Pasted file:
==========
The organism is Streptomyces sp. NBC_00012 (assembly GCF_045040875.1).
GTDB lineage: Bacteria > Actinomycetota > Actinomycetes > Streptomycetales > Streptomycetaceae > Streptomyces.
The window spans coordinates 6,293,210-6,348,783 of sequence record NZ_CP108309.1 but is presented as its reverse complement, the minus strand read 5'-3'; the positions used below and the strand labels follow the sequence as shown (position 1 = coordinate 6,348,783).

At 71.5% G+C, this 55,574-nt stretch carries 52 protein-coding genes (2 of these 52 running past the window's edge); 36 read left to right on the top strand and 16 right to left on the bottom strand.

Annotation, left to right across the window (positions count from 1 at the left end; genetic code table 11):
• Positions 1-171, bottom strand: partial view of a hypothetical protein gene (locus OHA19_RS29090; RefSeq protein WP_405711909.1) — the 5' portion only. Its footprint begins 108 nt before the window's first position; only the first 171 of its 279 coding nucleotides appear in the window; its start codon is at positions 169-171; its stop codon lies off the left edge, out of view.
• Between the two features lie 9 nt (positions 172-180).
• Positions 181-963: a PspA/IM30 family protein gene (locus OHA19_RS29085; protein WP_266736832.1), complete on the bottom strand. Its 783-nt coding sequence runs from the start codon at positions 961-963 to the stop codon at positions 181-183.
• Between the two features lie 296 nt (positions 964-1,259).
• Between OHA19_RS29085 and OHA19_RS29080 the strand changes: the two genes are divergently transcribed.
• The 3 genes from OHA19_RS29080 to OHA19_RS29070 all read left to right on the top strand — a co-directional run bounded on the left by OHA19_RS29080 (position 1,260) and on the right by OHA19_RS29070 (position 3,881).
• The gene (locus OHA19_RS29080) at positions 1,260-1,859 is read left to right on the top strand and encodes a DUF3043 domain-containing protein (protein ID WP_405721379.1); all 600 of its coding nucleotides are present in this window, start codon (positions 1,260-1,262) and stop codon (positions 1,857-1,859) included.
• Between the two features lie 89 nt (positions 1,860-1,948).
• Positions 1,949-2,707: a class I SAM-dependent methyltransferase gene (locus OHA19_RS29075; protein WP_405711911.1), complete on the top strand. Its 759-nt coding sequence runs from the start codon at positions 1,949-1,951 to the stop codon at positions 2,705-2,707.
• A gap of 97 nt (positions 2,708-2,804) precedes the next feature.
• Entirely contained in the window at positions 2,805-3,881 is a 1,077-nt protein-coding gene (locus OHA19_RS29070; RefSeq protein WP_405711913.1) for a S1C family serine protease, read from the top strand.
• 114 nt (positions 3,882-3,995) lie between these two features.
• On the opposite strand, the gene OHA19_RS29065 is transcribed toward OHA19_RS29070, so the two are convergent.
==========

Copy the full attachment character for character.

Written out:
The organism is Streptomyces sp. NBC_00012 (assembly GCF_045040875.1).
GTDB lineage: Bacteria > Actinomycetota > Actinomycetes > Streptomycetales > Streptomycetaceae > Streptomyces.
The window spans coordinates 6,293,210-6,348,783 of sequence record NZ_CP108309.1 but is presented as its reverse complement, the minus strand read 5'-3'; the positions used below and the strand labels follow the sequence as shown (position 1 = coordinate 6,348,783).

At 71.5% G+C, this 55,574-nt stretch carries 52 protein-coding genes (2 of these 52 running past the window's edge); 36 read left to right on the top strand and 16 right to left on the bottom strand.

Annotation, left to right across the window (positions count from 1 at the left end; genetic code table 11):
• Positions 1-171, bottom strand: partial view of a hypothetical protein gene (locus OHA19_RS29090; RefSeq protein WP_405711909.1) — the 5' portion only. Its footprint begins 108 nt before the window's first position; only the first 171 of its 279 coding nucleotides appear in the window; its start codon is at positions 169-171; its stop codon lies off the left edge, out of view.
• Between the two features lie 9 nt (positions 172-180).
• Positions 181-963: a PspA/IM30 family protein gene (locus OHA19_RS29085; protein WP_266736832.1), complete on the bottom strand. Its 783-nt coding sequence runs from the start codon at positions 961-963 to the stop codon at positions 181-183.
• Between the two features lie 296 nt (positions 964-1,259).
• Between OHA19_RS29085 and OHA19_RS29080 the strand changes: the two genes are divergently transcribed.
• The 3 genes from OHA19_RS29080 to OHA19_RS29070 all read left to right on the top strand — a co-directional run bounded on the left by OHA19_RS29080 (position 1,260) and on the right by OHA19_RS29070 (position 3,881).
• The gene (locus OHA19_RS29080) at positions 1,260-1,859 is read left to right on the top strand and encodes a DUF3043 domain-containing protein (protein ID WP_405721379.1); all 600 of its coding nucleotides are present in this window, start codon (positions 1,260-1,262) and stop codon (positions 1,857-1,859) included.
• Between the two features lie 89 nt (positions 1,860-1,948).
• Positions 1,949-2,707: a class I SAM-dependent methyltransferase gene (locus OHA19_RS29075; protein WP_405711911.1), complete on the top strand. Its 759-nt coding sequence runs from the start codon at positions 1,949-1,951 to the stop codon at positions 2,705-2,707.
• A gap of 97 nt (positions 2,708-2,804) precedes the next feature.
• Entirely contained in the window at positions 2,805-3,881 is a 1,077-nt protein-coding gene (locus OHA19_RS29070; RefSeq protein WP_405711913.1) for a S1C family serine protease, read from the top strand.
• 114 nt (positions 3,882-3,995) lie between these two features.
• On the opposite strand, the gene OHA19_RS29065 is transcribed toward OHA19_RS29070, so the two are convergent.